Long before we discovered the binary code, stories were motivating individual behaviour, inspiring community action and storing information for posterity. As we progressed so did our stories and their levels of immediacy, impact and integrity. But all progress comes at a price. As the fault lines that were faintly visible start to stare at us, our individual response to this crisis will decide the future of our collective experiences.

What you see is all there is

We need to be vigilant while we sit safely huddled in our homes interacting with the outside world through stories that coming streaming in bits and bytes through the ubiquitous digital platforms. Daniel Kahneman in his book Thinking Fast and Slow explained a cognitive bias – what you see is all there is. He says that we normally make our judgements and impressions according to the information available to us. And today what is available is immediate, gargantuan and polarized – a cognitive nightmare.

The signs of this evolving context have been around for decades but became visible during the financial crisis of 2008. As the Gig Economy flourished and powered ahead so did the digital platforms, thus providing a much-needed impetus to a new breed of storytellers. In a bid to stay relevant, enterprises of all kinds and sizes eager to engage with and influence their audiences flocked to these platforms and the storytellers.

Of course, the engagement often implied that the most available and not the most creative or the most impactful stories prevailed. Earning the trust of the audience was easy given that the narratives were not judged on merits rather evaluated on volumes which was driven by the dollars backing these narratives. Our minds are hardwired for stories and the ones that capture our attention are the ones that are always there in front of us. What you see is all there is.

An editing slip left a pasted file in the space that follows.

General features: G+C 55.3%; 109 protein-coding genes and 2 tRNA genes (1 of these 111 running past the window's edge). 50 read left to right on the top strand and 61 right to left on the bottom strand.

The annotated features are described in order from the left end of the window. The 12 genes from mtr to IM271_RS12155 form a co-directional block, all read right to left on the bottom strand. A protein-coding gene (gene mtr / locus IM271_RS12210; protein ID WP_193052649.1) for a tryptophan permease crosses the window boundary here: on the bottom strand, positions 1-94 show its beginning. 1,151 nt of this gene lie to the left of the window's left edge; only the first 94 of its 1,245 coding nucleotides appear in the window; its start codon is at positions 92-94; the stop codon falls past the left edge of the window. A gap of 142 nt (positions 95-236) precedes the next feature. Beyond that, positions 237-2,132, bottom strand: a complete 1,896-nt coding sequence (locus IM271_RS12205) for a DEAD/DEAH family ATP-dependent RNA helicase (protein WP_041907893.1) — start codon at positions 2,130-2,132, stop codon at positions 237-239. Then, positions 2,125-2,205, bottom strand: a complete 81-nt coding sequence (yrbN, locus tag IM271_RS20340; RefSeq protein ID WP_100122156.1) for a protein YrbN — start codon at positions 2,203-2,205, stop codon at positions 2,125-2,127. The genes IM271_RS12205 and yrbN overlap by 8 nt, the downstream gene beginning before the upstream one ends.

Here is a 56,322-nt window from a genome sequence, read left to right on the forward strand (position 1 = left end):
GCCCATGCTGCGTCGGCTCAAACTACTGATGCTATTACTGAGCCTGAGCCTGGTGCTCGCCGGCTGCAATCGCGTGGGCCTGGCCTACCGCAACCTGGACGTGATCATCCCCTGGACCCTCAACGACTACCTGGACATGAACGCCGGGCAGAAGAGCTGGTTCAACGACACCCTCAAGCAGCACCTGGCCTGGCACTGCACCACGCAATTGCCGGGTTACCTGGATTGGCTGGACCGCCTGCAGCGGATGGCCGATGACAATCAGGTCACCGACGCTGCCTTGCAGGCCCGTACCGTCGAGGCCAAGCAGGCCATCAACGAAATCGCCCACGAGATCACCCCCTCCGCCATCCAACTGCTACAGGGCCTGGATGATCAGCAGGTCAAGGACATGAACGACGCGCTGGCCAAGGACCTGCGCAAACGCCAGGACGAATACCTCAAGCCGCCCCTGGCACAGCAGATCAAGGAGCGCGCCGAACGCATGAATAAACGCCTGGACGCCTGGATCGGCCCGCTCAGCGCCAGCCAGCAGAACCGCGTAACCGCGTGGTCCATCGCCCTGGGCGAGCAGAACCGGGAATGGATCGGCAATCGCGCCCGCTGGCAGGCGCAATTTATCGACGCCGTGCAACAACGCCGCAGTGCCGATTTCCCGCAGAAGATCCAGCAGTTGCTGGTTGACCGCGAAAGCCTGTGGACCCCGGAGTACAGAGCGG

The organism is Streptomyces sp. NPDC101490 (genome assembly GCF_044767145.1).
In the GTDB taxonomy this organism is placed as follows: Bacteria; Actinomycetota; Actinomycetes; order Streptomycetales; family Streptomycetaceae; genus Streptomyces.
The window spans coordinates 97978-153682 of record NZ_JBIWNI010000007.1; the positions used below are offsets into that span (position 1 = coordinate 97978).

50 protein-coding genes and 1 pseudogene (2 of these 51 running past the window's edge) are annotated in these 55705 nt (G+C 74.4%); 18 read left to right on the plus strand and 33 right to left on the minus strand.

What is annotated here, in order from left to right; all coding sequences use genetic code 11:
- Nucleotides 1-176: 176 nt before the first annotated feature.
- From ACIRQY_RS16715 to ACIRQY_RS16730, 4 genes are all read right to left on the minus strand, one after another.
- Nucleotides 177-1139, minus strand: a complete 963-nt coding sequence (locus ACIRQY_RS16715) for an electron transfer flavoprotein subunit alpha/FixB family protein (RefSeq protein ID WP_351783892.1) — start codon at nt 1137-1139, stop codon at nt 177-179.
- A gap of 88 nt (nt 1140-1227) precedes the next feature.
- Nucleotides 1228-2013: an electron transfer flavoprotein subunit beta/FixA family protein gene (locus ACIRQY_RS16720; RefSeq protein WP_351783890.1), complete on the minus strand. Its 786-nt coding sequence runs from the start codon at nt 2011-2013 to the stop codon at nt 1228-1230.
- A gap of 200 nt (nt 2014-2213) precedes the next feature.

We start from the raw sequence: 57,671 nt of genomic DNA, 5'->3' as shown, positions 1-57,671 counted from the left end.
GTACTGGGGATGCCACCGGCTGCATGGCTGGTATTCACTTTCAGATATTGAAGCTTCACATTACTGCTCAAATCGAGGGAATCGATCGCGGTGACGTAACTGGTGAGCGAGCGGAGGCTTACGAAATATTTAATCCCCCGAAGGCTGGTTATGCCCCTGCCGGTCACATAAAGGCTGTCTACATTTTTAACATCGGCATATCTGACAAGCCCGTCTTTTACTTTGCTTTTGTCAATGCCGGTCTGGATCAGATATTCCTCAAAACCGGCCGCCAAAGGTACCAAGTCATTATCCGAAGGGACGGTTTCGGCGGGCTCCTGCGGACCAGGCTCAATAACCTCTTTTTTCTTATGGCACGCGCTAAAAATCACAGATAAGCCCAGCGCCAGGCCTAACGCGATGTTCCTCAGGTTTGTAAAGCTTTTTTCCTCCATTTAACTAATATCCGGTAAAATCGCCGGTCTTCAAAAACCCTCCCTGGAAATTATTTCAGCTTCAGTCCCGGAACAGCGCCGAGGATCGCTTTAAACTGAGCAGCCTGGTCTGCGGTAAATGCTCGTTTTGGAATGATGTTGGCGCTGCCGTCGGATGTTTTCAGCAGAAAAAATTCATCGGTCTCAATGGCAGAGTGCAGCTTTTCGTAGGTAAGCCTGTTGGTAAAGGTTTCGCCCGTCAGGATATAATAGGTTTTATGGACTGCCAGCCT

Rethinking Stories

As the world comes to grips with this pandemic and prepares to open for business, uncertainty prevails. A storyteller knows the power of uncertainty way too well. It is the time when the audience is vulnerable to the creative imagination of the storyteller; a point when the story either leap frogs into hearts or gets entangled in the mesh of our minds.

The digital platforms have not only blurred the lines between various forms of narratives and transformed the characters into a unit of measure but also purged storytelling of its creative process that powered imagination. What remains is propaganda which is delivered with relative ease given the digital context and a narrative that dangerously stokes nationalistic rhetoric and a fear of the unknown.

This pandemic has forced us to rethink the way we work and live by impacting our ability to produce, consume and share resources. I don’t know what lies ahead when it comes to storytelling, but I do know that our minds don’t need the facts laced by misleading data nor do our hearts need to be exposed to the truths of only a certain section of the society. The context of the stories today favours those with power, money and knowledge to influence our behaviour individually and our progress collectively.

As Albert Einstein said – imagination is more important than knowledge. For knowledge is limited, whereas imagination embraces the entire world, stimulating progress, giving birth to evolution. We need to reclaim our imagination to not only ensure economic progress but also a balanced world. We have to rethink our stories if we want to change the context.

Hemant Bohra is a storyteller, entrepreneur and an author turned male ally. He is the Founder of Fortuna PR, a mid-sized public relations firm in India and CXOLife, an initiative that shares work-life balance practices of CXOs. Recently, Hemant moved to Paris to work with companies eager to explore storytelling as a strategic tool.